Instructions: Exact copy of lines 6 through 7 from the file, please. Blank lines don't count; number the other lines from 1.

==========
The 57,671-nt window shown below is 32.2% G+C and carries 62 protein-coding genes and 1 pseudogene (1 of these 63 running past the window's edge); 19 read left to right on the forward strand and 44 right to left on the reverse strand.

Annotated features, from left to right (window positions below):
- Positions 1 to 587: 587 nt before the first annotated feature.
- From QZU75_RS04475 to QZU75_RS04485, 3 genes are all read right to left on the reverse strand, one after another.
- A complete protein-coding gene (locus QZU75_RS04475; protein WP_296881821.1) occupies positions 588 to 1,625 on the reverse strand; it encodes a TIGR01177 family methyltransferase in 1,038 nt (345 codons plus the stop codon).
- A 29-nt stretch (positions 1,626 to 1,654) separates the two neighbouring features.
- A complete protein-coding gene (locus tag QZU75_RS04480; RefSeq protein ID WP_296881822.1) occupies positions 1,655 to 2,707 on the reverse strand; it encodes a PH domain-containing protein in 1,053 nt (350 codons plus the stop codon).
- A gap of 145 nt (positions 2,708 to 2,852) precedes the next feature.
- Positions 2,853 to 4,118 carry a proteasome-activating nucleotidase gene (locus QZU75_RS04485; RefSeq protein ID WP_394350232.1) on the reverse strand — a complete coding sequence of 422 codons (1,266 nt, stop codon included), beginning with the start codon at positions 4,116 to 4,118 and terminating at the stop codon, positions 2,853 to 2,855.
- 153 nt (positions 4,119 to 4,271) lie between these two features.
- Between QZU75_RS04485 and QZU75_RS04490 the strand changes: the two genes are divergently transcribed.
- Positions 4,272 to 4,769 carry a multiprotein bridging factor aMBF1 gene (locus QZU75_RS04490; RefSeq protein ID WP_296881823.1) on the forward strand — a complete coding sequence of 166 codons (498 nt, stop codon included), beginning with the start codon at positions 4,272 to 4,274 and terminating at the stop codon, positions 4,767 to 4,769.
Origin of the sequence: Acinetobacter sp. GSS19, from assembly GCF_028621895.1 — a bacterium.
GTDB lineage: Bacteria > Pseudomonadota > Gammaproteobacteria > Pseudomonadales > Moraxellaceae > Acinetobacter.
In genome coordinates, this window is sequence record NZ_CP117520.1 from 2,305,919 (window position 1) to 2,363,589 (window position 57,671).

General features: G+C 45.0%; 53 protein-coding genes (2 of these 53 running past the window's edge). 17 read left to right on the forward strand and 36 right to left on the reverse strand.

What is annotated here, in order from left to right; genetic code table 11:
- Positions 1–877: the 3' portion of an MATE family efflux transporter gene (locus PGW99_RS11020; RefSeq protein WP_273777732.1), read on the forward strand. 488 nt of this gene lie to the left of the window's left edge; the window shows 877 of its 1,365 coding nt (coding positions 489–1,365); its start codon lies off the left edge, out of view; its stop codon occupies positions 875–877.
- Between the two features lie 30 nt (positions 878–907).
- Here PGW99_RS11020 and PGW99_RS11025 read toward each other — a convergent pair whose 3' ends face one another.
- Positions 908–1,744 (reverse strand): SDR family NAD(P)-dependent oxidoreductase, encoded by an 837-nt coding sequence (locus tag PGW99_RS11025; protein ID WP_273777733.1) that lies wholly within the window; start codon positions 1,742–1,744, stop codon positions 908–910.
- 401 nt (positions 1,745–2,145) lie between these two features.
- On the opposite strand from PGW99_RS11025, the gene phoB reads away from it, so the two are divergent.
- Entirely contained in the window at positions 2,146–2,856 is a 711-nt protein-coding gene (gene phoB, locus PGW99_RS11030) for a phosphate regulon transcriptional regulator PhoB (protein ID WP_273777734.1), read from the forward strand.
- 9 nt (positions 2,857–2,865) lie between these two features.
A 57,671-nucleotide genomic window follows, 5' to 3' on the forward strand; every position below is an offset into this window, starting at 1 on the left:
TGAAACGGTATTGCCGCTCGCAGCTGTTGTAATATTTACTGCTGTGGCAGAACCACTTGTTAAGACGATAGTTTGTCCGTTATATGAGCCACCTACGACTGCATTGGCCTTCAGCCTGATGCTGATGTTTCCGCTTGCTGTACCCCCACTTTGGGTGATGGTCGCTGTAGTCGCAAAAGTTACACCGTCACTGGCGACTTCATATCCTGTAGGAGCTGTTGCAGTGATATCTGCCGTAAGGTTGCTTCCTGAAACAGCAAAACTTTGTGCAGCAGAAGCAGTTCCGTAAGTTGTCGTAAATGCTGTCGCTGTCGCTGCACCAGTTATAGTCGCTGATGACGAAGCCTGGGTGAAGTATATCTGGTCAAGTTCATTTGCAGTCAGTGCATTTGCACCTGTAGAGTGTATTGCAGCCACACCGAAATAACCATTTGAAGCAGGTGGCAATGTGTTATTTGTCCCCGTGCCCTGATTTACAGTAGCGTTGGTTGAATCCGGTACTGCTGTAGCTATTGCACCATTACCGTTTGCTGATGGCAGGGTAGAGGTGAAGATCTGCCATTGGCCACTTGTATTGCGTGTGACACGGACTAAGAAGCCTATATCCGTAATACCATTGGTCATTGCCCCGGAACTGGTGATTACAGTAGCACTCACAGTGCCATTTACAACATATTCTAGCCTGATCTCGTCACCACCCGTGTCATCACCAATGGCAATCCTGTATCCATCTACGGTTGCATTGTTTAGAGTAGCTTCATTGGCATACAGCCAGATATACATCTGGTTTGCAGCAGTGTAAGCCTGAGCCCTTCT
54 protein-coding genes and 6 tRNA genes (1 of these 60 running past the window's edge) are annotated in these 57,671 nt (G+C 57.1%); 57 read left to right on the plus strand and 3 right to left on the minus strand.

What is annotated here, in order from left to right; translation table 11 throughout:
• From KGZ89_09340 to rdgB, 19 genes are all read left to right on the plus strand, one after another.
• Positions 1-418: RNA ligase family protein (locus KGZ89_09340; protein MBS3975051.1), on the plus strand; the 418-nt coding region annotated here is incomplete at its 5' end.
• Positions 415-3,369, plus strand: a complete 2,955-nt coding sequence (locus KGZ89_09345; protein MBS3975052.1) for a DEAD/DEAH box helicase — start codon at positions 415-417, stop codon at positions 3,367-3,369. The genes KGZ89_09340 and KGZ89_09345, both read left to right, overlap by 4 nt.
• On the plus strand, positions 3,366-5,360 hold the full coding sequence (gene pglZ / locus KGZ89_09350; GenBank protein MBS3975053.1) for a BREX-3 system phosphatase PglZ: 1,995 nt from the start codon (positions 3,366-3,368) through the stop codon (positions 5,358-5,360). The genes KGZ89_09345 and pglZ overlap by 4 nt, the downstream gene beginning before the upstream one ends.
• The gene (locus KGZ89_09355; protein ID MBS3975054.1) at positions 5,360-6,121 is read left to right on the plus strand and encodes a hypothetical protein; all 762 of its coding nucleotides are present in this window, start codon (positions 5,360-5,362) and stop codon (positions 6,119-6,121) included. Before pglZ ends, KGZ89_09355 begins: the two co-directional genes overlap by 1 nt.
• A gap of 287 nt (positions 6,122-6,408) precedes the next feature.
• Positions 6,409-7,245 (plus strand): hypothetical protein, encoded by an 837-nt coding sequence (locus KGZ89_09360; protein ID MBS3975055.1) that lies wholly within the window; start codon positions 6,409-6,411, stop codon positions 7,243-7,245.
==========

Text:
- A 29-nt stretch (positions 1,626 to 1,654) separates the two neighbouring features.
- A complete protein-coding gene (locus tag QZU75_RS04480; RefSeq protein ID WP_296881822.1) occupies positions 1,655 to 2,707 on the reverse strand; it encodes a PH domain-containing protein in 1,053 nt (350 codons plus the stop codon).